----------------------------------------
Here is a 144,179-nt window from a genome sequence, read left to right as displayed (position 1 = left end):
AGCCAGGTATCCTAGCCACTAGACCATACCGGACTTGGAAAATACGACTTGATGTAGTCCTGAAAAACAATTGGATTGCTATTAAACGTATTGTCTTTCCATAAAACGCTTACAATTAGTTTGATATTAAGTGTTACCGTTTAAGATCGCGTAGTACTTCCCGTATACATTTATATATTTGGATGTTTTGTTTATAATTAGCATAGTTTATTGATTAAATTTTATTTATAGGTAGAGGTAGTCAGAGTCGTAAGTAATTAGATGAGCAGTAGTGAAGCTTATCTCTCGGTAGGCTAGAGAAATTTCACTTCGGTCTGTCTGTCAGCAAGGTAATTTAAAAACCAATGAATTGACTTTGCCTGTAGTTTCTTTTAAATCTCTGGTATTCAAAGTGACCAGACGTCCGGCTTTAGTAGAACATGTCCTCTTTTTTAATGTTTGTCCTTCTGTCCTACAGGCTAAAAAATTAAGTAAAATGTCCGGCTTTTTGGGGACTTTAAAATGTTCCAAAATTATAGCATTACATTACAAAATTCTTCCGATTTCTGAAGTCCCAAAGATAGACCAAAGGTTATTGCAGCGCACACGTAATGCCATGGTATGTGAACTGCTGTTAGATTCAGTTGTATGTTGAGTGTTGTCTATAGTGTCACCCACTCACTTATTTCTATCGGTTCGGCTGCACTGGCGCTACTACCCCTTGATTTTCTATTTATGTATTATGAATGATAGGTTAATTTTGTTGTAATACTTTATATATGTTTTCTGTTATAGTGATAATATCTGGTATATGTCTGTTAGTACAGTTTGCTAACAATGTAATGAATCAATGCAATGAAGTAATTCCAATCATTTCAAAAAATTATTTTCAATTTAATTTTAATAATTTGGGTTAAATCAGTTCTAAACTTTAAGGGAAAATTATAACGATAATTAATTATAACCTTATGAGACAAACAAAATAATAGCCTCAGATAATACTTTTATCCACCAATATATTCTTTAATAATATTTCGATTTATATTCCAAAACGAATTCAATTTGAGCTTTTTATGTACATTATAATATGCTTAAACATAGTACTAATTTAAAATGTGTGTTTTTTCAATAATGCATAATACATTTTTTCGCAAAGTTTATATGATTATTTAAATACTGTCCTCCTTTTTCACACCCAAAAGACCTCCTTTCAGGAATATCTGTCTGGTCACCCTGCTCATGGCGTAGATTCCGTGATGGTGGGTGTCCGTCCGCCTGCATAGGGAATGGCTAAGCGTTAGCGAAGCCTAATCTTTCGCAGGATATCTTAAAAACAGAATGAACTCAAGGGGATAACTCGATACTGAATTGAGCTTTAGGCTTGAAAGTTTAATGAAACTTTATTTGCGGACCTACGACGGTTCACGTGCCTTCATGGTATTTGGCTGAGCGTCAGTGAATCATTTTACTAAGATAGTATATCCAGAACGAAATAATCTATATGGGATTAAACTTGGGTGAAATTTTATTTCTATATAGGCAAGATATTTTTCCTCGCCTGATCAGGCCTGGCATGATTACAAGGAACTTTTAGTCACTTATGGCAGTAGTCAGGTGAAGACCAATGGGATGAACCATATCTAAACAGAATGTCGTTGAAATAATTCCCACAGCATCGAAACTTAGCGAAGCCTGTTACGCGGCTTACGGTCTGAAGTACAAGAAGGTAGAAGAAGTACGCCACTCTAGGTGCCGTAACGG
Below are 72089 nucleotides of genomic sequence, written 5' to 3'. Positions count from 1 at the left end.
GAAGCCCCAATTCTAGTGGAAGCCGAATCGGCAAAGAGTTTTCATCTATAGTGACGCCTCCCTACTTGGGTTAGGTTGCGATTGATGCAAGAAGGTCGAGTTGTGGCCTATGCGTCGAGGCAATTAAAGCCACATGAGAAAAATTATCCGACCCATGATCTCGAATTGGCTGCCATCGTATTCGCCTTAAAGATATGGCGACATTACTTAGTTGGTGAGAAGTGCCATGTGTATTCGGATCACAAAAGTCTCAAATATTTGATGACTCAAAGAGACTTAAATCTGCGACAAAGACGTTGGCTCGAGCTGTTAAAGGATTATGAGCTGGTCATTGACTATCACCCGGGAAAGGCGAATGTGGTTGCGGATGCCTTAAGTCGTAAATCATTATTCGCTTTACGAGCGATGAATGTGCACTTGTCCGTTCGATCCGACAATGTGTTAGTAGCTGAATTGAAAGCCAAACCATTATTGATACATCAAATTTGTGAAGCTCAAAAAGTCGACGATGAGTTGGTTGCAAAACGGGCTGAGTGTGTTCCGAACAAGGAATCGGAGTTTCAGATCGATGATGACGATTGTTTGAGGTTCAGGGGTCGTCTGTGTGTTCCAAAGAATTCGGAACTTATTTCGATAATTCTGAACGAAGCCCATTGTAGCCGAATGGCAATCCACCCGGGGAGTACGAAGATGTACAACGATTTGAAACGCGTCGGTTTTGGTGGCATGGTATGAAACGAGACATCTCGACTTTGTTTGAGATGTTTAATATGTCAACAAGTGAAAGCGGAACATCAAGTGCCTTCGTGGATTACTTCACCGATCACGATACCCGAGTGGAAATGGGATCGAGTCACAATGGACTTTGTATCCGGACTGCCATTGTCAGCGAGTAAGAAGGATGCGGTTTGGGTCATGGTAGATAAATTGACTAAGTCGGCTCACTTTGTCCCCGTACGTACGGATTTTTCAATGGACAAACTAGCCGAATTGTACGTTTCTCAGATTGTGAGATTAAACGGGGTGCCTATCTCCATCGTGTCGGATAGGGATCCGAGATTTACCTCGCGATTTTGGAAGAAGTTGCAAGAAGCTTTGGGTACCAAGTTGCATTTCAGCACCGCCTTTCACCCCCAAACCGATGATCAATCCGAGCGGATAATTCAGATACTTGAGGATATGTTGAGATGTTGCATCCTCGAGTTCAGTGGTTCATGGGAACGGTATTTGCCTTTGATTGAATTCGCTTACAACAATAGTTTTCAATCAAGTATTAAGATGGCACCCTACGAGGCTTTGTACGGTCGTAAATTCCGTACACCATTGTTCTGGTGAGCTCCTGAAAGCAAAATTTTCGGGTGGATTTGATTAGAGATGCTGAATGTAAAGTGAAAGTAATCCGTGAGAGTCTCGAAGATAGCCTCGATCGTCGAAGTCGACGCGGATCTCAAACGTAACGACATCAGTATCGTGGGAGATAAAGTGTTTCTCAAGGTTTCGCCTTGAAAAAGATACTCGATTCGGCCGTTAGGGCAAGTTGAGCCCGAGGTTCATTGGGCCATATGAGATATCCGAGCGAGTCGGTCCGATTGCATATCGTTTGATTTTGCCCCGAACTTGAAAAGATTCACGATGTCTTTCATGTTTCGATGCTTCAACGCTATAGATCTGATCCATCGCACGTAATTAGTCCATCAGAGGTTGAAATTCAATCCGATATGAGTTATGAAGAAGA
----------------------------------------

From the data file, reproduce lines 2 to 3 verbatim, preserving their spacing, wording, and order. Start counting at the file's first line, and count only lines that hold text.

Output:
AGCCAGGTATCCTAGCCACTAGACCATACCGGACTTGGAAAATACGACTTGATGTAGTCCTGAAAAACAATTGGATTGCTATTAAACGTATTGTCTTTCCATAAAACGCTTACAATTAGTTTGATATTAAGTGTTACCGTTTAAGATCGCGTAGTACTTCCCGTATACATTTATATATTTGGATGTTTTGTTTATAATTAGCATAGTTTATTGATTAAATTTTATTTATAGGTAGAGGTAGTCAGAGTCGTAAGTAATTAGATGAGCAGTAGTGAAGCTTATCTCTCGGTAGGCTAGAGAAATTTCACTTCGGTCTGTCTGTCAGCAAGGTAATTTAAAAACCAATGAATTGACTTTGCCTGTAGTTTCTTTTAAATCTCTGGTATTCAAAGTGACCAGACGTCCGGCTTTAGTAGAACATGTCCTCTTTTTTAATGTTTGTCCTTCTGTCCTACAGGCTAAAAAATTAAGTAAAATGTCCGGCTTTTTGGGGACTTTAAAATGTTCCAAAATTATAGCATTACATTACAAAATTCTTCCGATTTCTGAAGTCCCAAAGATAGACCAAAGGTTATTGCAGCGCACACGTAATGCCATGGTATGTGAACTGCTGTTAGATTCAGTTGTATGTTGAGTGTTGTCTATAGTGTCACCCACTCACTTATTTCTATCGGTTCGGCTGCACTGGCGCTACTACCCCTTGATTTTCTATTTATGTATTATGAATGATAGGTTAATTTTGTTGTAATACTTTATATATGTTTTCTGTTATAGTGATAATATCTGGTATATGTCTGTTAGTACAGTTTGCTAACAATGTAATGAATCAATGCAATGAAGTAATTCCAATCATTTCAAAAAATTATTTTCAATTTAATTTTAATAATTTGGGTTAAATCAGTTCTAAACTTTAAGGGAAAATTATAACGATAATTAATTATAACCTTATGAGACAAACAAAATAATAGCCTCAGATAATACTTTTATCCACCAATATATTCTTTAATAATATTTCGATTTATATTCCAAAACGAATTCAATTTGAGCTTTTTATGTACATTATAATATGCTTAAACATAGTACTAATTTAAAATGTGTGTTTTTTCAATAATGCATAATACATTTTTTCGCAAAGTTTATATGATTATTTAAATACTGTCCTCCTTTTTCACACCCAAAAGACCTCCTTTCAGGAATATCTGTCTGGTCACCCTGCTCATGGCGTAGATTCCGTGATGGTGGGTGTCCGTCCGCCTGCATAGGGAATGGCTAAGCGTTAGCGAAGCCTAATCTTTCGCAGGATATCTTAAAAACAGAATGAACTCAAGGGGATAACTCGATACTGAATTGAGCTTTAGGCTTGAAAGTTTAATGAAACTTTATTTGCGGACCTACGACGGTTCACGTGCCTTCATGGTATTTGGCTGAGCGTCAGTGAATCATTTTACTAAGATAGTATATCCAGAACGAAATAATCTATATGGGATTAAACTTGGGTGAAATTTTATTTCTATATAGGCAAGATATTTTTCCTCGCCTGATCAGGCCTGGCATGATTACAAGGAACTTTTAGTCACTTATGGCAGTAGTCAGGTGAAGACCAATGGGATGAACCATATCTAAACAGAATGTCGTTGAAATAATTCCCACAGCATCGAAACTTAGCGAAGCCTGTTACGCGGCTTACGGTCTGAAGTACAAGAAGGTAGAAGAAGTACGCCACTCTAGGTGCCGTAACGG
Below are 72089 nucleotides of genomic sequence, written 5' to 3'. Positions count from 1 at the left end.